In praise of insomnia: Curator Angela Kingston discusses 3am at The Bluecoat, Liverpool

By Mark Sheerin | 24 September 2013

Exhibition Preview: 3 am - wonder, paranoia and the restless night, The Bluecoat, Liverpool, September 28 – November 24 2013

Colour photo of teenagers snogging in a pub
Tom Wood, Leg Over, 1985, from Looking for Love series, 1983-86.

C-type, 47.5 x 62 cms (frame size).© Courtesy the artist, Tom Wood
Insomniac curator Angela Kingston says she “slept like never before” while researching her new exhibition about sleeplessness for the Bluecoat in Liverpool.

Mentioning this in passing to a psychiatrist, the shrink just nodded, “and said that if you start to find your state of insomnia . . .  somehow interesting you can have a different relationship with it.”

So Kingston got to grips with sleep, claiming a condition of repetitive thoughts known as monkey brain, and adds: “So I suppose this show has helped me identify that brain state and before I know it, I’m asleep.”

But 3 am is not an autobiographical show. Some 22 international artists each have their own take on the small hours of the night.

Many, like Marc Hulson and Nathan Mabry, respond with fear. And yet a surprising number seize upon the potential for euphoric freedom which that time of day brings.

Colour photographic self portrait of an artist in mismatched clothes
Danny Treacy, Them #24, 2010.

Lambda digital C print mounted on aluminium, 215 x 180 cms.© Courtesy of the artist, Danny Treacy
So, after hours, Francis Alÿs turns a fox loose in the National Portrait Gallery; Sophy Rickett photographs sober well-dressed woman as they urinate in public; and Dorothy Cross films a maritime mercy mission by a sea rescue helicopter. “It's very multi-faceted show,” says Kingston.

While acknowledging that artists and curators are not the only ones who might experience insomnia, she also says with a laugh: “When I look at some artist practices, I wonder how they sleep.” Indeed, Kingston points out, an overactive imagination can take you to some dark places.

But the curator is not one for putting artists on pedestals, metaphorically speaking at least: “I try and resist the idea that artists are extraordinarily different from other people.” In the course of putting together the show she discovered insomniacs from all walks of life.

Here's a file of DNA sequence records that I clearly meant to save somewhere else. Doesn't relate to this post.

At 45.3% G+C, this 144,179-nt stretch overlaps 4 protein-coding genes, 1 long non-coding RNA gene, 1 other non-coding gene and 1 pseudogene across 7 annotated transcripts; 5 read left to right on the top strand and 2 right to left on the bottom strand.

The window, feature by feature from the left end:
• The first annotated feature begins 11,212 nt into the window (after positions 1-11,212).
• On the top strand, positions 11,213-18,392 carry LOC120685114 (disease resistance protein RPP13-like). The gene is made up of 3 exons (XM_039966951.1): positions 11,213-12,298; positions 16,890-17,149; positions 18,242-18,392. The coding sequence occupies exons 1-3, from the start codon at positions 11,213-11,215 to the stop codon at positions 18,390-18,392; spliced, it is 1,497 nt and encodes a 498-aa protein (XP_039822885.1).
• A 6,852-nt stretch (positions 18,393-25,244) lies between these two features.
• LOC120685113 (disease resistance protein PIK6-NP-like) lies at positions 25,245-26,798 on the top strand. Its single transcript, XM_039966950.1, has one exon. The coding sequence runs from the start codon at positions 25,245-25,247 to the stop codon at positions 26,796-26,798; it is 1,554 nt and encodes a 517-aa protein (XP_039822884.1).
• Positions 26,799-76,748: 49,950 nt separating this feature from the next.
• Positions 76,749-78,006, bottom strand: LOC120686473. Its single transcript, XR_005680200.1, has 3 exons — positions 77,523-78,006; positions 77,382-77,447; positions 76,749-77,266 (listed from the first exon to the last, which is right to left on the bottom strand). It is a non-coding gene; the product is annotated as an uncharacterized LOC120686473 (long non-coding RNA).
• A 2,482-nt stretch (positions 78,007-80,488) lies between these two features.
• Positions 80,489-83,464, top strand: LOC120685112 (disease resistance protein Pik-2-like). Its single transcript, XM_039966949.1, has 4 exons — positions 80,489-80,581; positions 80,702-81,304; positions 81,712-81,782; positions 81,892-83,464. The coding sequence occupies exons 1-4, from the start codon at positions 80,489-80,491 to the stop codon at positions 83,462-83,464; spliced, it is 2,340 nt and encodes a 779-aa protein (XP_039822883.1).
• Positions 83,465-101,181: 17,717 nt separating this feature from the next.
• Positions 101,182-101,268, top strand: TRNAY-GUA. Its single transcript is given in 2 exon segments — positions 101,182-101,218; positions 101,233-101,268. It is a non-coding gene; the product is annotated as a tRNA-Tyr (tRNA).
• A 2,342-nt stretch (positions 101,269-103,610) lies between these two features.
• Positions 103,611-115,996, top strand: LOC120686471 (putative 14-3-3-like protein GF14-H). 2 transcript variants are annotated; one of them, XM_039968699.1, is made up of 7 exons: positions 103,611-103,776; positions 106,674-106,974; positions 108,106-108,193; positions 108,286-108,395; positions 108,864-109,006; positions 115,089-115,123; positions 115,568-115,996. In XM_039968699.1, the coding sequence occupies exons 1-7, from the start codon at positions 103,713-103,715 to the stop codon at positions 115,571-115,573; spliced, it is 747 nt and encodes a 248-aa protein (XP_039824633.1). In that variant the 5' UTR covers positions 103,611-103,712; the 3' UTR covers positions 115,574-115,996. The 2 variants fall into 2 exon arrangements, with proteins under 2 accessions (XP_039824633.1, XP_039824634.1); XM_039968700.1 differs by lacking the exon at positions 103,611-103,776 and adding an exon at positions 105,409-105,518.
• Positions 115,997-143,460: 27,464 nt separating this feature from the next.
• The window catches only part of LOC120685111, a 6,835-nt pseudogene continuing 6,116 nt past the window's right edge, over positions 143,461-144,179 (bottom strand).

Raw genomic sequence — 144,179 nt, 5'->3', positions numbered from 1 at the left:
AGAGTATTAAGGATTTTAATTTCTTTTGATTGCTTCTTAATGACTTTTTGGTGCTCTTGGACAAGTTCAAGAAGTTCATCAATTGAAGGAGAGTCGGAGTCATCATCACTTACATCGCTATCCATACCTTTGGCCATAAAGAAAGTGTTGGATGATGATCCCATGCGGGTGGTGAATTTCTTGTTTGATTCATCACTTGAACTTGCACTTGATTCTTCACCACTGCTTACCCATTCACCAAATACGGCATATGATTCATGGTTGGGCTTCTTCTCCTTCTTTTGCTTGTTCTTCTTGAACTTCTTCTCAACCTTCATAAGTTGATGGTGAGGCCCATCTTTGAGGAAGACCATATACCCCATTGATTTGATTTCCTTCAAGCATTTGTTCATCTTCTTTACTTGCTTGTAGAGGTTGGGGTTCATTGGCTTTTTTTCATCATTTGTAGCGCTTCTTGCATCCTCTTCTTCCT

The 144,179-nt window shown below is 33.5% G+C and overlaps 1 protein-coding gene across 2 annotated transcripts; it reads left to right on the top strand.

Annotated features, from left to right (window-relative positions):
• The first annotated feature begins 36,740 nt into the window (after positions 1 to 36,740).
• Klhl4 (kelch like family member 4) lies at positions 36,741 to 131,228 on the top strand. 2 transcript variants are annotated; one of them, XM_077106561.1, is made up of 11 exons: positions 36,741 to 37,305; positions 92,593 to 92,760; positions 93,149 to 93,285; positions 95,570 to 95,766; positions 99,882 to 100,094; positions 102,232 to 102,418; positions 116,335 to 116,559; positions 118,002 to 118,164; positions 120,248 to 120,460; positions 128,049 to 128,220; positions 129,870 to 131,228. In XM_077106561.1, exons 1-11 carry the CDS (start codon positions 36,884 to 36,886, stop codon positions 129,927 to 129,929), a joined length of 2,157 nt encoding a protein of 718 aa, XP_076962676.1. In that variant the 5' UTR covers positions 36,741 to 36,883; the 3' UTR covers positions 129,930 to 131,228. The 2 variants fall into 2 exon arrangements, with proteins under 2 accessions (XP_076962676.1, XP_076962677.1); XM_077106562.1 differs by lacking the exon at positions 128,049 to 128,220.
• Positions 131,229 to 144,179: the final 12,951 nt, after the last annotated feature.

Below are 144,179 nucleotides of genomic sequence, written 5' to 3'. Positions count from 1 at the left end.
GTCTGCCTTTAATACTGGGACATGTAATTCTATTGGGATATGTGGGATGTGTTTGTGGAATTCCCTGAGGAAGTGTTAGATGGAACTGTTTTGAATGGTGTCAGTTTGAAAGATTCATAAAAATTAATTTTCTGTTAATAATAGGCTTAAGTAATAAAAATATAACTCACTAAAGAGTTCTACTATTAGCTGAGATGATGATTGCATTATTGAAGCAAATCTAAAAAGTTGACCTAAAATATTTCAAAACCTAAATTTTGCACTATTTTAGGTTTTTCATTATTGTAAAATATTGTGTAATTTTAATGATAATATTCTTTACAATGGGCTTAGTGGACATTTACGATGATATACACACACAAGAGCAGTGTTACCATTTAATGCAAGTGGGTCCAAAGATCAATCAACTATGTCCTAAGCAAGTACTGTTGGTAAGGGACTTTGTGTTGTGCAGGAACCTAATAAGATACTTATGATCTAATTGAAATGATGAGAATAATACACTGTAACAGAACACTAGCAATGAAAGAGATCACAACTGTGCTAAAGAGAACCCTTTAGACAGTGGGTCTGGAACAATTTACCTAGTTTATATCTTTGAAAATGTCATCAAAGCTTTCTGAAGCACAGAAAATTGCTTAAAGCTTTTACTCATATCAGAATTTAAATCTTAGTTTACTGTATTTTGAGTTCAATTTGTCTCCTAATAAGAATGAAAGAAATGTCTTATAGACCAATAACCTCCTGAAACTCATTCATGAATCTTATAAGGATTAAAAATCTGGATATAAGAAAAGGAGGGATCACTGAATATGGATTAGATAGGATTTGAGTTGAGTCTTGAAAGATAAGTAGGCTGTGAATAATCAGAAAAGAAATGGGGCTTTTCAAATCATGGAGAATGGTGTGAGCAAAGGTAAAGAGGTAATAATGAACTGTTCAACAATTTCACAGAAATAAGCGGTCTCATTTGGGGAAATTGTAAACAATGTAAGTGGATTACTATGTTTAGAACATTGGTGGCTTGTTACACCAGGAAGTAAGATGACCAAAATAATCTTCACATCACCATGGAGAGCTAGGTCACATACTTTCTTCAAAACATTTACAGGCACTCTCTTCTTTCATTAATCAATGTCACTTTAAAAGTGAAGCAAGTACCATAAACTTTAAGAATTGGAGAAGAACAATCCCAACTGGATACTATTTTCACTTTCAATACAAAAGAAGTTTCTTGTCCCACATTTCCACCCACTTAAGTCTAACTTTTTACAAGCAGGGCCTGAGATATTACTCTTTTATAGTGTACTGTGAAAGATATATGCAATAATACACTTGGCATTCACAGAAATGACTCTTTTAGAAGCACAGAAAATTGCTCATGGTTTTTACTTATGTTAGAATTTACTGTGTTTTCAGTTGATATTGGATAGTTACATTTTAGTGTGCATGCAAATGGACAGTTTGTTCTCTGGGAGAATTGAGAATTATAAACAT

And generally, she prefers these sleepless types. “If people have an uncomplicated relationship with sleep I sometimes worry.” She points out that despite his many acts of miltary aggression, former PM Tony Blair once said he didn't lose sleep. “That’s very disturbing,” says Kingston.

Politics is an unlikely undercurrent of this private phenomenon. The dark hour of 3 am is a mirror of the hopelessness many have experienced during the recent years of recession. Says the curator: “It seemed to be zeitgeisty in that kind of way and I think that's why the Bluecoat  decided to go forward with the proposal.”

There are many theories about the cause of sleeplessness but one which Kingston comes back to is a fear of death. “Every night is a rehearsal for death really.”

But while the hour of 3 am may be all gloom, it is not all doom. Teens, for example and as a general rule, appear to prefer the night.

“It was a way of having other possibilities and for things not to be so proscribed,” recalls the curator. What's more, the deepest point in the night “forces us really to think beyond the daylight thoughts”, she adds, which is an exciting prospect.

3 am tours to Chapter (Cardiff), The Exchange (Penzance) and Ferens Art Gallery (Hull) in forthcoming months. But insomniacs please note, the gallery may well be shut when you most need it.
  • Admission free. Open 10am-6pm daily.

What do you think? Leave a comment below.

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Visit Mark Sheerin's contemporary art blog and follow him on Twitter.
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